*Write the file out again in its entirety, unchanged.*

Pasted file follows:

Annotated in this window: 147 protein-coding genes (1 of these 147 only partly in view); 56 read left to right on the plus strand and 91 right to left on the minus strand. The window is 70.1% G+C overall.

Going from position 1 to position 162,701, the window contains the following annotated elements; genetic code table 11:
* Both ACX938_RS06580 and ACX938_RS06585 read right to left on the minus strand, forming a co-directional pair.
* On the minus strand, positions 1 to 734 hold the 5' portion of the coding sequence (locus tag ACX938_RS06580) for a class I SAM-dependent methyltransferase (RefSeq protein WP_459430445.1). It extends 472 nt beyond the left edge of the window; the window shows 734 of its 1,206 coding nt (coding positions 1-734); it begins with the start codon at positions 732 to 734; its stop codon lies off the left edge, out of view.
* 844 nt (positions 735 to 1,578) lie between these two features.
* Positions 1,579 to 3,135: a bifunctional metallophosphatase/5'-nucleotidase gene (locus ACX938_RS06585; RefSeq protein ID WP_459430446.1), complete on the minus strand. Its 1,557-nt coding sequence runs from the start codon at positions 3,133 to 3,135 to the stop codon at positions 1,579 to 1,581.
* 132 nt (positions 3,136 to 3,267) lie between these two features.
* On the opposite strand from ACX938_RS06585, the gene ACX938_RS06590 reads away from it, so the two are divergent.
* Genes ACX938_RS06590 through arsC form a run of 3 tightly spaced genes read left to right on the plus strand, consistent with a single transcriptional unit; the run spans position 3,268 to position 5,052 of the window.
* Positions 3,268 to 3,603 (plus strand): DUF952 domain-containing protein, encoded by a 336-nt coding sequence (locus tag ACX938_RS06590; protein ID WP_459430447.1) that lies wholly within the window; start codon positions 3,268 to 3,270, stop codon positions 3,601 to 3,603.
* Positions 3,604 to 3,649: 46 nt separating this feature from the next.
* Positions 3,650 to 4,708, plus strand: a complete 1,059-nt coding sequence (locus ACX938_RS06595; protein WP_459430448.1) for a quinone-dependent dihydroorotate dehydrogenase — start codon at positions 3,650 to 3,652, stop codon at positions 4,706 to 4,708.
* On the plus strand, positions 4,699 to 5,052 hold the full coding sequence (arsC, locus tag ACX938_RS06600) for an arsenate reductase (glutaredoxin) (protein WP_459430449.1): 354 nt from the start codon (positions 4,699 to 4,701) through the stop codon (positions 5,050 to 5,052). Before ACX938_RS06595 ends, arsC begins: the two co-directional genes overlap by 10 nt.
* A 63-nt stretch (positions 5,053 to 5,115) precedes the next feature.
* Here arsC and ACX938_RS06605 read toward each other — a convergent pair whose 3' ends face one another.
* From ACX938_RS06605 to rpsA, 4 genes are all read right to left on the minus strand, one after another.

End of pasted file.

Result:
Annotated in this window: 147 protein-coding genes (1 of these 147 only partly in view); 56 read left to right on the plus strand and 91 right to left on the minus strand. The window is 70.1% G+C overall.

Going from position 1 to position 162,701, the window contains the following annotated elements; genetic code table 11:
* Both ACX938_RS06580 and ACX938_RS06585 read right to left on the minus strand, forming a co-directional pair.
* On the minus strand, positions 1 to 734 hold the 5' portion of the coding sequence (locus tag ACX938_RS06580) for a class I SAM-dependent methyltransferase (RefSeq protein WP_459430445.1). It extends 472 nt beyond the left edge of the window; the window shows 734 of its 1,206 coding nt (coding positions 1-734); it begins with the start codon at positions 732 to 734; its stop codon lies off the left edge, out of view.
* 844 nt (positions 735 to 1,578) lie between these two features.
* Positions 1,579 to 3,135: a bifunctional metallophosphatase/5'-nucleotidase gene (locus ACX938_RS06585; RefSeq protein ID WP_459430446.1), complete on the minus strand. Its 1,557-nt coding sequence runs from the start codon at positions 3,133 to 3,135 to the stop codon at positions 1,579 to 1,581.
* 132 nt (positions 3,136 to 3,267) lie between these two features.
* On the opposite strand from ACX938_RS06585, the gene ACX938_RS06590 reads away from it, so the two are divergent.
* Genes ACX938_RS06590 through arsC form a run of 3 tightly spaced genes read left to right on the plus strand, consistent with a single transcriptional unit; the run spans position 3,268 to position 5,052 of the window.
* Positions 3,268 to 3,603 (plus strand): DUF952 domain-containing protein, encoded by a 336-nt coding sequence (locus tag ACX938_RS06590; protein ID WP_459430447.1) that lies wholly within the window; start codon positions 3,268 to 3,270, stop codon positions 3,601 to 3,603.
* Positions 3,604 to 3,649: 46 nt separating this feature from the next.
* Positions 3,650 to 4,708, plus strand: a complete 1,059-nt coding sequence (locus ACX938_RS06595; protein WP_459430448.1) for a quinone-dependent dihydroorotate dehydrogenase — start codon at positions 3,650 to 3,652, stop codon at positions 4,706 to 4,708.
* On the plus strand, positions 4,699 to 5,052 hold the full coding sequence (arsC, locus tag ACX938_RS06600) for an arsenate reductase (glutaredoxin) (protein WP_459430449.1): 354 nt from the start codon (positions 4,699 to 4,701) through the stop codon (positions 5,050 to 5,052). Before ACX938_RS06595 ends, arsC begins: the two co-directional genes overlap by 10 nt.
* A 63-nt stretch (positions 5,053 to 5,115) precedes the next feature.
* Here arsC and ACX938_RS06605 read toward each other — a convergent pair whose 3' ends face one another.
* From ACX938_RS06605 to rpsA, 4 genes are all read right to left on the minus strand, one after another.